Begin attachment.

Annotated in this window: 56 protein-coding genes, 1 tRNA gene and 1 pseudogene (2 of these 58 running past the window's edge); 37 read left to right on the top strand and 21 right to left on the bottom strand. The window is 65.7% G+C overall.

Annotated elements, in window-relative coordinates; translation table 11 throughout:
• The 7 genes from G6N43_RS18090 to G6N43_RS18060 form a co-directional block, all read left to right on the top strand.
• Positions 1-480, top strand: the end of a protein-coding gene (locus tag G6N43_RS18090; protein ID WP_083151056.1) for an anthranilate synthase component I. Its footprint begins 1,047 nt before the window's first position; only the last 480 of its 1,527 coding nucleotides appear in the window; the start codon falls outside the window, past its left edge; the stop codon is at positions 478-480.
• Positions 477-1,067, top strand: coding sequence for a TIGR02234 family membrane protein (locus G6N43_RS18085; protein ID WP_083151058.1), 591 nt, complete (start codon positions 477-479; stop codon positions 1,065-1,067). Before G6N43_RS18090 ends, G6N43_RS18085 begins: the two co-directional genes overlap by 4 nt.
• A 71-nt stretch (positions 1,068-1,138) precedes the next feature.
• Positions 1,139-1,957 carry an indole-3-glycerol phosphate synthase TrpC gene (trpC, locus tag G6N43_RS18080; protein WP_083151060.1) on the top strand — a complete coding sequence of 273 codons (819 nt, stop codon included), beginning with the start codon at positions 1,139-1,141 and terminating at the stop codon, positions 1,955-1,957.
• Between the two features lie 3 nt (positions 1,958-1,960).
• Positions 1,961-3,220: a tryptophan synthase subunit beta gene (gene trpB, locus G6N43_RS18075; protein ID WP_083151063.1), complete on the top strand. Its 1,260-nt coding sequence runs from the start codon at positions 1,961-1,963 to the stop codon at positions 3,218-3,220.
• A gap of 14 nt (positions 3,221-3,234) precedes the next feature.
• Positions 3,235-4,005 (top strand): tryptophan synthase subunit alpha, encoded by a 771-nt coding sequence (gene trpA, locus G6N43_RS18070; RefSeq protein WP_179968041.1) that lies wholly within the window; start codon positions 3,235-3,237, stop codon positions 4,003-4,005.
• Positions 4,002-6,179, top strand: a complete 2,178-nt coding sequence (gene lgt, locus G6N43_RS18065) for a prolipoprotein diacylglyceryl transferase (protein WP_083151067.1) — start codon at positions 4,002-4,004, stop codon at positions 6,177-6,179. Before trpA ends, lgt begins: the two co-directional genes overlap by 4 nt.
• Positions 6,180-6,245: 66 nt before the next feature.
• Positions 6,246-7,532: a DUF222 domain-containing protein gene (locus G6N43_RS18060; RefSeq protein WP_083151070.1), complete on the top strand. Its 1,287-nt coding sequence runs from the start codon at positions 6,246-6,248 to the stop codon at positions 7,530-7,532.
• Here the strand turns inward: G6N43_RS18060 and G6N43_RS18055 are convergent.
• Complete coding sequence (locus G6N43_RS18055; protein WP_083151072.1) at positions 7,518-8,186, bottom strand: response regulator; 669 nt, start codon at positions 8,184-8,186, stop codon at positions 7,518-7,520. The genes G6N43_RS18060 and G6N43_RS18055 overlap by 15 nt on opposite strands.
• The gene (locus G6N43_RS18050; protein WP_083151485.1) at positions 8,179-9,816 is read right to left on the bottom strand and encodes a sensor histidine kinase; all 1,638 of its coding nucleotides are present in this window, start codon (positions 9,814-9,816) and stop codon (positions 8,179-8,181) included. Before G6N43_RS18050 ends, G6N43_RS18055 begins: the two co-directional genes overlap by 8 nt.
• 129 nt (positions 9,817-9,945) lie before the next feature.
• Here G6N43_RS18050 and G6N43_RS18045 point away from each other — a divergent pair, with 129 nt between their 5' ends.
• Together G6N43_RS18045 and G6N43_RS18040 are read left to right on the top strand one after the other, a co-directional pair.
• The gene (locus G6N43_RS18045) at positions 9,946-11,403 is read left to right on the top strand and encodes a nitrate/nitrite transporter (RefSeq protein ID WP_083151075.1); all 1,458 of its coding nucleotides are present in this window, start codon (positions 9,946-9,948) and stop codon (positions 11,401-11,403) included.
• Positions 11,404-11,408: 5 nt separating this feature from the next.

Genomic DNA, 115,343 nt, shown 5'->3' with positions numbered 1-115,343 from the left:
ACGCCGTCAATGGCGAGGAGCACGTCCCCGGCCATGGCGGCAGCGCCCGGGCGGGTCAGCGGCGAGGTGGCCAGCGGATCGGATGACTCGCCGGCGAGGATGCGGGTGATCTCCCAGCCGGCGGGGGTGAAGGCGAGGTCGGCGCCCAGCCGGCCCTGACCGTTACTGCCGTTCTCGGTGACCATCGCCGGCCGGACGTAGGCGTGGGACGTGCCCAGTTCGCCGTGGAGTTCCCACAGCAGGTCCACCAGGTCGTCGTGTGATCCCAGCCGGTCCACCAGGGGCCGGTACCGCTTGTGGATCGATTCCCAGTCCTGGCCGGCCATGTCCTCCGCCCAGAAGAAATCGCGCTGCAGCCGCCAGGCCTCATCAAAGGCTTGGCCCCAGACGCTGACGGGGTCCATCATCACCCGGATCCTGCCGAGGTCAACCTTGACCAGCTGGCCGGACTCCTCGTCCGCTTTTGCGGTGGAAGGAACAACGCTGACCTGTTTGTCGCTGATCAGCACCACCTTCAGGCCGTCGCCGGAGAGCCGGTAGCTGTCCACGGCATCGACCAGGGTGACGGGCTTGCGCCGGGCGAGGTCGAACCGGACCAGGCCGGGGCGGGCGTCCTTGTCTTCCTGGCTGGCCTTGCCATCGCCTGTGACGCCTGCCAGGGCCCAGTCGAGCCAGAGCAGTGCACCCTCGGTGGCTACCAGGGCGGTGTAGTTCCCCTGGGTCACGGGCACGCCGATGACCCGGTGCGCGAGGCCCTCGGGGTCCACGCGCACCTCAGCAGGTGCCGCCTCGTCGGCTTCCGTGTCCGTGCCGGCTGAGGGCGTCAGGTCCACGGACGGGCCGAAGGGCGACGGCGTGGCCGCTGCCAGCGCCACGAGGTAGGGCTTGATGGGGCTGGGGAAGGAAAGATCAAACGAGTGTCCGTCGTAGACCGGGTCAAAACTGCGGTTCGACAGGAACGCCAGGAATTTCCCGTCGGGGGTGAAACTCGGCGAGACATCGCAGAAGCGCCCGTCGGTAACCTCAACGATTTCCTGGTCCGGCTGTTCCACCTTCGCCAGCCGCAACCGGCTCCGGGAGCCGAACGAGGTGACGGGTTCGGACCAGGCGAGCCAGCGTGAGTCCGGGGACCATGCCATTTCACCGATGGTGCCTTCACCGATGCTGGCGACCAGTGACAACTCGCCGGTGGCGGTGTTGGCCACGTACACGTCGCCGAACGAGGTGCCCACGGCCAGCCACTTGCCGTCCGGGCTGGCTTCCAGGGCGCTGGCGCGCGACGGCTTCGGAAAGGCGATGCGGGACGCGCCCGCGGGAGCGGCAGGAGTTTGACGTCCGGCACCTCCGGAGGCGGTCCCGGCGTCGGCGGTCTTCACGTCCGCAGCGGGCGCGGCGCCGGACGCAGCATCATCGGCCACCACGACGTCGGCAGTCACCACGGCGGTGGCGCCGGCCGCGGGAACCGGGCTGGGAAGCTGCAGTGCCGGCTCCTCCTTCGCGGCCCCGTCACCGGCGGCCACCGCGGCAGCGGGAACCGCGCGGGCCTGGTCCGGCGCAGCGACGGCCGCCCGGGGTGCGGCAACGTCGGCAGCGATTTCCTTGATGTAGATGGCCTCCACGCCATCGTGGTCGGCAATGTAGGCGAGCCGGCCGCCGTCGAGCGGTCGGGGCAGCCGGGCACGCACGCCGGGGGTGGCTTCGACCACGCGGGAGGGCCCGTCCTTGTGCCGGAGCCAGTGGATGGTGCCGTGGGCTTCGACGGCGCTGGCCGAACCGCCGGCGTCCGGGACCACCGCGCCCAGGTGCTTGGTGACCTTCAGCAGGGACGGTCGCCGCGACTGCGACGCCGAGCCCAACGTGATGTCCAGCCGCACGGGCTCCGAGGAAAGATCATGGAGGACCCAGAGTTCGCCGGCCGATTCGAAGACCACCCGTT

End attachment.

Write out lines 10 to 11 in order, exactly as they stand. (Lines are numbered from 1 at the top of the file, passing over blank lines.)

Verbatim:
• A gap of 14 nt (positions 3,221-3,234) precedes the next feature.
• Positions 3,235-4,005 (top strand): tryptophan synthase subunit alpha, encoded by a 771-nt coding sequence (gene trpA, locus G6N43_RS18070; RefSeq protein WP_179968041.1) that lies wholly within the window; start codon positions 3,235-3,237, stop codon positions 4,003-4,005.